3. PETER
    May 23, 2022 at 18:38

    I see a likeness of the UK Government in the matter of Assange to the recent Australian Government and the Biloela family. Look what happened to the Morrison government in Australia and learn. The words JUSTICE and MERCY come to mind.

  4. Foggy Dew
    May 23, 2022 at 18:11

    This is what happens when a US deep state operation gets exposed killing innocent people ,this is how they react. If what they are doing is justice then every journalist and media company who printed information Assange leaked or showed footage of it should be occupying cells on the same row as he is .That wont happen .These are the very same people who pull Biden’s puppet strings and tried to get to bring in a Government Disinformation Board not to fight disinformation but rather control all information and punish dissent,criticism and exposure. If this is the kind of footage and information they have hidden in their black vaults imagine what they have stashed away about other operations say like…….Ukraine

  5. Vera Gottlieb
    May 23, 2022 at 10:52

    The corrupt Tories are running the UK into the ground. Get rid of this lot starting right at the top: Boris Johnson

  6. Anna
    May 23, 2022 at 10:23

    Put Tony Blair into a high-security prison. He is a major war criminal. And the longer the dishonorable UK judicial system abuses Julian Assange, the more visible Blair’s crimes against humanity are.

  7. John OCallaghan
    May 23, 2022 at 10:13

    Labor has just won the election here in Australia, our new PM is Anthony Albanese,a very decent honest man/ for a politician that is/…. He usually keeps his word,and knowing the form of most politicians it would be a bad look if after a couple of days in power he breaks this promise…….. I dont think he will…………..

  8. Truth teller-0307
    May 23, 2022 at 09:48

    In regards to Pm Albanese ‘Enough is Enough’.
    Yes I remember him saying that.
    The new Pm has also been quoted saying this on the same day.
    ‘’I don’t have sympathy for many of his actions”.

    Well I do! Not only that, but respect as well!
    A lot more than I can say for the majority of puppet politicians.

    From what I’ve read, The new Pm has only said he wants him set free.
    He has not said he is going to do anything about it yet.
    Has anyone heard differently? That would be some welcome news.
    Words without action mean very little, and as we know, Julian is running out of time.
    Hopefully Albanese surprises most of us, and does what the majority of politicians seem unwilling to do.
    To say what they mean, and do what they say!
    Not just lie for votes.

    To the new Pm of Australia
    If you have any real guts and backbone,
    now is the time to show it Mr Albanese.
    Yes, just Like Julian has done.
    That’s what true leaders do!
    He is someone you could model yourself on.
    Enough is Enough.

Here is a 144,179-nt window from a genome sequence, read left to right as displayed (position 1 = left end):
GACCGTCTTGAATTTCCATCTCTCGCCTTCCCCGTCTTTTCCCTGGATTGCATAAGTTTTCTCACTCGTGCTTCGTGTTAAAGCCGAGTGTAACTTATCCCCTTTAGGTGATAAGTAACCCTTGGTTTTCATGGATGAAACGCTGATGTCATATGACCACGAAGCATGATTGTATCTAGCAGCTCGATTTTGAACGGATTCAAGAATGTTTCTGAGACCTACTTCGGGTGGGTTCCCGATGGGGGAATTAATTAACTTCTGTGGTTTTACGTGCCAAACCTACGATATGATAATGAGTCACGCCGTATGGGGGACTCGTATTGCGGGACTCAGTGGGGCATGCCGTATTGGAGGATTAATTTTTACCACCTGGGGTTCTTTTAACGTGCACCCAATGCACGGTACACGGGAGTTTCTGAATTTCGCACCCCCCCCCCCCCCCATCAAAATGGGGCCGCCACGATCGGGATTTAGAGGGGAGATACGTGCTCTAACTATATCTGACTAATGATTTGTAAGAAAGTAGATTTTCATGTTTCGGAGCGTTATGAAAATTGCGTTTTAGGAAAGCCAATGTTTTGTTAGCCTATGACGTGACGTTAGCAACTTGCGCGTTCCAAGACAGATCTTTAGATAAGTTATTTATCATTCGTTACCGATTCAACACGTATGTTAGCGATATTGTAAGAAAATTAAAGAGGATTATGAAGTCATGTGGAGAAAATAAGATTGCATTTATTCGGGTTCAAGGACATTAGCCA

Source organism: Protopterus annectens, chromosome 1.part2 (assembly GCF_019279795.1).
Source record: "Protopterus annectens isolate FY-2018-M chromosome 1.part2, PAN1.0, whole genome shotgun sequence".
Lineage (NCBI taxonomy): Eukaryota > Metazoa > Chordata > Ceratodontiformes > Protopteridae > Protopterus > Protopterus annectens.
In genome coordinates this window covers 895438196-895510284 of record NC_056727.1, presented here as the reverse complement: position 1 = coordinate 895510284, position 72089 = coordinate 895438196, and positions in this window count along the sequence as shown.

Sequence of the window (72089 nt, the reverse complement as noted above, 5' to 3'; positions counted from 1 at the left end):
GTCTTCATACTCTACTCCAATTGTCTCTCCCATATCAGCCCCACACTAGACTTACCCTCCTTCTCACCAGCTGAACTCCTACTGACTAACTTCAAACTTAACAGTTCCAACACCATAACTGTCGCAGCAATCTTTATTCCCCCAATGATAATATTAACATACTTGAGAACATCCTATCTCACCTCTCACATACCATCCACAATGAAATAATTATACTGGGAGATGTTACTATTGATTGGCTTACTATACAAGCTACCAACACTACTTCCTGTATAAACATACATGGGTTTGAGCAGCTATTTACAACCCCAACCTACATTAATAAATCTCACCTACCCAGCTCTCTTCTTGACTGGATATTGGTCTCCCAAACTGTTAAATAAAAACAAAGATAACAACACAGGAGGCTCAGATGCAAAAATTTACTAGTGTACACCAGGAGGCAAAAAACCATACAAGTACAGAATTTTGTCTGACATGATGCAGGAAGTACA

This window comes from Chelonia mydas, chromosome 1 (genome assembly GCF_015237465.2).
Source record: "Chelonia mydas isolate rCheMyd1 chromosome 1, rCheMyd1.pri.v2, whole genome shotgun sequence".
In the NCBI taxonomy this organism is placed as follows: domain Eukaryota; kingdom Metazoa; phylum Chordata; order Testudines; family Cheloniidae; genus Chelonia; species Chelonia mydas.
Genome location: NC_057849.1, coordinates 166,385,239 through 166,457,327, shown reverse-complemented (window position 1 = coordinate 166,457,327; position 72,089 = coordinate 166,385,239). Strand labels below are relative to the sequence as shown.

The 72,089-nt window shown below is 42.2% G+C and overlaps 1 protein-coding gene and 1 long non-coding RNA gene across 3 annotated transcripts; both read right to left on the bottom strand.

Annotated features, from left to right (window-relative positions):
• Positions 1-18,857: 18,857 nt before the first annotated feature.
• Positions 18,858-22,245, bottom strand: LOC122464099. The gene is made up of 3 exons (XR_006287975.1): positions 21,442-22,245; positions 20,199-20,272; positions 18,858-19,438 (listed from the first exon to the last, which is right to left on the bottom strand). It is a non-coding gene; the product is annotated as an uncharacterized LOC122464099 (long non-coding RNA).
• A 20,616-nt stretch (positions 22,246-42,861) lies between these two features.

Think of you often Julian,
    More than u could ever know
    Hang in there…

    Source hxxps://

  9. Henry Smith
    May 23, 2022 at 05:27

    Given Patel’s links to the security services, it’s difficult to be optimistic for Julian.

      May 23, 2022 at 05:29

      The article proves no intelligence influence on Patel over Assange.

    • Alan
      May 23, 2022 at 11:25

      All those who believe that the decision will be left to Patel, raise your hands.

  10. Tom
    May 23, 2022 at 03:45

    Can`t they appeal to a european court? I think judges on the continent will be much more favourable to their request. This would put pressure from the EU onto Britain. Since they are not part of the club anymore they can be sanctioned just like russia.

  11. Bob
    May 22, 2022 at 23:10

    If you’re putting your faith in PP all I can say is you haven’t paid attention to her record

      May 23, 2022 at 05:27

      Who is putting their faith in Priti Patel?

      • Henry Smith
        May 23, 2022 at 05:29

        The British and American governments !

    • Darius
      May 23, 2022 at 18:39

      Whatever decision Patel makes it will attempt to be hidden by the MSM and government. Potentially we can expect some maximum distraction event like the queen’s jubilee or monkey pox restrictions or a Ukrainian event.

  12. Cara
    May 22, 2022 at 22:12

    Thank you for keeping Assange in the spotlight these many years. May Julian Assange, who has given so much to humanity, one day soon walk free.

  13. Anon
    May 22, 2022 at 21:51

    For a far less populated nation as Australia to submit to govt petition with such greater amount of signatures… (Besides the obvious: Mr Assange’s national origin)… mandatory voting could mean greater citizen awareness of issues.
    Which leads to previous story of US Press groups silence on same!
    Uhhh… (All except CN of course)… so TNX!

Comments are closed.